Crypto crack-up: Galaxy Digital Holdings—the firm run by former hedgie Mike Novogratz—is having a downright brutal year. The fund took a bath on all its investments, including Ether, Bitcoin and XRP. It lost $41 million in Q3 and is down $136 million on the year.

Fingerprint fears: Among the many fears over AI is that it can land in the hands of criminals. New research shows how crooks could use machine learning to create perfect spoofs of fingerprints, and defeat the biometric security measures of not just cell phones but banks as well.

Teaching tourists to behave: China's biggest travel agency is doubling as an online etiquette school. The move, which came after concern about travelers damaging the Motherland's image, teaches tourists not to litter, carve graffiti, or run amok in places of worship.


Tech pundits continue to mull the what's-the-matter-with-Facebook question, and a big part of the debate is how much of the blame should be laid at the feet of COO Sheryl Sandberg. Now comes Fortune alumna Jessi Hempel with a smart essay that makes the case for rejecting the "shero" COO narrative in the first place:

But when their companies come under fire — and they invariably will — often a disproportionate amount of the blame falls on them, too. The fixer, it turns out, always gets the blame.

Which brings us back to the *Idea of Sheryl Sandberg,* the persistent perception that a competent woman can correct for all the challenges that arise from handing full power over to youthful, ambitious men. Sure, Sandberg now needs to be held accountable for the role she played in Facebook’s current mess. And then, we need to retrieve the fix-it shero status from Sandberg and all the other badass female COOs working in tech. Instead, we must demand that tech’s most promising companies — no longer dorm room startups but, in fact, more valuable than many of the industry stalwarts that helm the Fortune 500 — be run the old-fashioned way. They’d do well to employ CEOs, regardless of founder status, who are accountable to boards of directors able to direct them and even to fire them, instead of having to manage around them..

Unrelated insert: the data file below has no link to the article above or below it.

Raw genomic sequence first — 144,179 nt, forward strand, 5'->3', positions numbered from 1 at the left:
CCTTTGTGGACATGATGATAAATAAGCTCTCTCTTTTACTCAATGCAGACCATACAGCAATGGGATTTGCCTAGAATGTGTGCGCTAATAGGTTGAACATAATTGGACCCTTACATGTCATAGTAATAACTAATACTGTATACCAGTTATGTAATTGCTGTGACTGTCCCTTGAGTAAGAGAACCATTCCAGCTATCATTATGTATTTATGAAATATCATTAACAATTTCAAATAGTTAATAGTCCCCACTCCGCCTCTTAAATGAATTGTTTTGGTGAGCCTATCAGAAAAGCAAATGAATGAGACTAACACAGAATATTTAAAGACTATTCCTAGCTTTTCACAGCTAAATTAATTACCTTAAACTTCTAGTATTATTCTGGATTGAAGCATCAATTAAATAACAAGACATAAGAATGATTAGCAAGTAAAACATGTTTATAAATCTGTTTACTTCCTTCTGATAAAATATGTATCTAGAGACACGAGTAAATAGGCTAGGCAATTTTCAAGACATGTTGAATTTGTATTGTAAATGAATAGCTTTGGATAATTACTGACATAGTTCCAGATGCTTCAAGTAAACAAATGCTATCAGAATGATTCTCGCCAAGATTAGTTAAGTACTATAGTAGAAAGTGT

Elon Musk's Boring Company Gives Up on West L.A. Tunnel After Activists Sue By David Meyer

Google CEO to Face GOP-Led Congress Who Claim Bias Against Conservatives By Glenn Fleishman

Google’s Wireless Service Expands to Include iPhones and Most Androids By Renae Reints


A mosquito-free summer? The life science arm of Google's parent company, Alphabet, had remarkable success in wiping out the population of biting mosquitoes during pilot projects in Australia and California's Central Valley. The technique, which relies on releasing male mosquitos that produce sterile offspring, could make summer evenings much more enjoyable.

This edition of Data Sheet was curated by Jeff John Roberts. Find past issues, and sign up for other Fortune newsletters.